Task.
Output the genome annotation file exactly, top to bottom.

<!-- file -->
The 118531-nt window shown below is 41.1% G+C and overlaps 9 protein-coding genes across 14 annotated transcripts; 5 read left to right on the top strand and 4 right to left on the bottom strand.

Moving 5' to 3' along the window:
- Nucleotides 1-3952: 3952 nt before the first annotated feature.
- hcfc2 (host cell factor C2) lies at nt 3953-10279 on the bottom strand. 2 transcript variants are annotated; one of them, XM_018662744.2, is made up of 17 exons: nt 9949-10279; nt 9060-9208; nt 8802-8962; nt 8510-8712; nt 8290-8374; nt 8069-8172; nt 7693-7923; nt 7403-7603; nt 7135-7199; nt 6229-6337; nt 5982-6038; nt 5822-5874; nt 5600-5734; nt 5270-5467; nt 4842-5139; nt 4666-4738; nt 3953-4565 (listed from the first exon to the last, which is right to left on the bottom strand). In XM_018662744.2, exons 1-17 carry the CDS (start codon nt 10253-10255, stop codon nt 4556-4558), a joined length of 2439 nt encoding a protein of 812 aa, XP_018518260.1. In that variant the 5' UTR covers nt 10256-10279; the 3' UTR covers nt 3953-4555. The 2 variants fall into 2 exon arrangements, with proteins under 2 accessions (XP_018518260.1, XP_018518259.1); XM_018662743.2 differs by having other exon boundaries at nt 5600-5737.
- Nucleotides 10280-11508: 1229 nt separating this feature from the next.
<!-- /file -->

The 118531-nt window shown below is 41.1% G+C and overlaps 9 protein-coding genes across 14 annotated transcripts; 5 read left to right on the top strand and 4 right to left on the bottom strand.

Moving 5' to 3' along the window:
- Nucleotides 1-3952: 3952 nt before the first annotated feature.
- hcfc2 (host cell factor C2) lies at nt 3953-10279 on the bottom strand. 2 transcript variants are annotated; one of them, XM_018662744.2, is made up of 17 exons: nt 9949-10279; nt 9060-9208; nt 8802-8962; nt 8510-8712; nt 8290-8374; nt 8069-8172; nt 7693-7923; nt 7403-7603; nt 7135-7199; nt 6229-6337; nt 5982-6038; nt 5822-5874; nt 5600-5734; nt 5270-5467; nt 4842-5139; nt 4666-4738; nt 3953-4565 (listed from the first exon to the last, which is right to left on the bottom strand). In XM_018662744.2, exons 1-17 carry the CDS (start codon nt 10253-10255, stop codon nt 4556-4558), a joined length of 2439 nt encoding a protein of 812 aa, XP_018518260.1. In that variant the 5' UTR covers nt 10256-10279; the 3' UTR covers nt 3953-4555. The 2 variants fall into 2 exon arrangements, with proteins under 2 accessions (XP_018518260.1, XP_018518259.1); XM_018662743.2 differs by having other exon boundaries at nt 5600-5737.
- Nucleotides 10280-11508: 1229 nt separating this feature from the next.